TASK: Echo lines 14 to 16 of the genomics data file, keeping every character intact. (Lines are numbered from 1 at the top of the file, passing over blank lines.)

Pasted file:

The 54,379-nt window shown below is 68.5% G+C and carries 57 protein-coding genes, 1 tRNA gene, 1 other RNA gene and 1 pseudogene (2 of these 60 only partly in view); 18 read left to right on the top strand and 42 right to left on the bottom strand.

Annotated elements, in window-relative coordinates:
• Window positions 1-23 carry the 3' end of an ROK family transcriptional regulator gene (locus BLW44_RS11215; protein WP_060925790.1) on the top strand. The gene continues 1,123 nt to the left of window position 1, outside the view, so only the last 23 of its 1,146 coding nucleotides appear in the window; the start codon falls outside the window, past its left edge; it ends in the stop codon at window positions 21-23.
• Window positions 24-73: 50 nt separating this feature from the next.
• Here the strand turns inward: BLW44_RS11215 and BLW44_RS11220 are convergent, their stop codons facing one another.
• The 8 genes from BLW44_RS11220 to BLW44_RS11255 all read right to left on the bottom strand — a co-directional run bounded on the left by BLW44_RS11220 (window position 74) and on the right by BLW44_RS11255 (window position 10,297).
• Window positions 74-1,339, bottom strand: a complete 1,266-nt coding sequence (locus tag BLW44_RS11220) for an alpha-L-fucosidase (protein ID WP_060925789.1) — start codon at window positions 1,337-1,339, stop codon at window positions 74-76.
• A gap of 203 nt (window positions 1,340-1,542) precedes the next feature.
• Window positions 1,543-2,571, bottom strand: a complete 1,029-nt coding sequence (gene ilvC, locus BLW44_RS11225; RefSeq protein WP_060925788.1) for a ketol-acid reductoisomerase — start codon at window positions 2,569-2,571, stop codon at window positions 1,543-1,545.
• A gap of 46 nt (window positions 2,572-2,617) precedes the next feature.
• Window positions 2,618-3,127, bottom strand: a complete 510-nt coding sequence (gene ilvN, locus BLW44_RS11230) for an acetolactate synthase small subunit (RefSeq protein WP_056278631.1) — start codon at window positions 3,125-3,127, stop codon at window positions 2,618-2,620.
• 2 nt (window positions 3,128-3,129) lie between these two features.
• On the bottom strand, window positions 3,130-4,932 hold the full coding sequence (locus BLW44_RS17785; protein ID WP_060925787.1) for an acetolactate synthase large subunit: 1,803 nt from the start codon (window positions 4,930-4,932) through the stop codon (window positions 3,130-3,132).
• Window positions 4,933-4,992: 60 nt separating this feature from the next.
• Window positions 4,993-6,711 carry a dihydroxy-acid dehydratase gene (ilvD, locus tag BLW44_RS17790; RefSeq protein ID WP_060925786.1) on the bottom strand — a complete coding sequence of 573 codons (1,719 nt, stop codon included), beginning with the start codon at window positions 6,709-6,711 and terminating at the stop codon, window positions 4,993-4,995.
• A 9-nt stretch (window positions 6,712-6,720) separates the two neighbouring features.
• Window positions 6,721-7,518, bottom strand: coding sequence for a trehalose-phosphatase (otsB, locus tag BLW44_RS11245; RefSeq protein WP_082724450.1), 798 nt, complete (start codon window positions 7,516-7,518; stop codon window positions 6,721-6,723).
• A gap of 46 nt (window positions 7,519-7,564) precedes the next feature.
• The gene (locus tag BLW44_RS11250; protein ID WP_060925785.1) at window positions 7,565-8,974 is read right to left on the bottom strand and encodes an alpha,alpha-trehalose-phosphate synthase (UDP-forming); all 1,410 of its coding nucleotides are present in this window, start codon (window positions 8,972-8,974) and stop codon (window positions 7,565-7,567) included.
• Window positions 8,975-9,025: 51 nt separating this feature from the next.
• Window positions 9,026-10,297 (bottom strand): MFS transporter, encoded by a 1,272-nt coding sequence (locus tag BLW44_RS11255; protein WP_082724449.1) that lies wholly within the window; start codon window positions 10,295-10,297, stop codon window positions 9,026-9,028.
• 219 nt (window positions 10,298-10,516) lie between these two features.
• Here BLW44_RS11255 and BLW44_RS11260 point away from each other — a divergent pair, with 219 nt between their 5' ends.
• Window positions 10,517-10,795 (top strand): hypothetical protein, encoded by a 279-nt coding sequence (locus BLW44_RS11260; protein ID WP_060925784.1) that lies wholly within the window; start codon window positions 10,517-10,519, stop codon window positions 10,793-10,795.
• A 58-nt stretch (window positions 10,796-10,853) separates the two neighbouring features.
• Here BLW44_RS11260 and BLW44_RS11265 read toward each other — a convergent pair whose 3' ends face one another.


• Window positions 4,933-4,992: 60 nt separating this feature from the next.
• Window positions 4,993-6,711 carry a dihydroxy-acid dehydratase gene (ilvD, locus tag BLW44_RS17790; RefSeq protein ID WP_060925786.1) on the bottom strand — a complete coding sequence of 573 codons (1,719 nt, stop codon included), beginning with the start codon at window positions 6,709-6,711 and terminating at the stop codon, window positions 4,993-4,995.
• A 9-nt stretch (window positions 6,712-6,720) separates the two neighbouring features.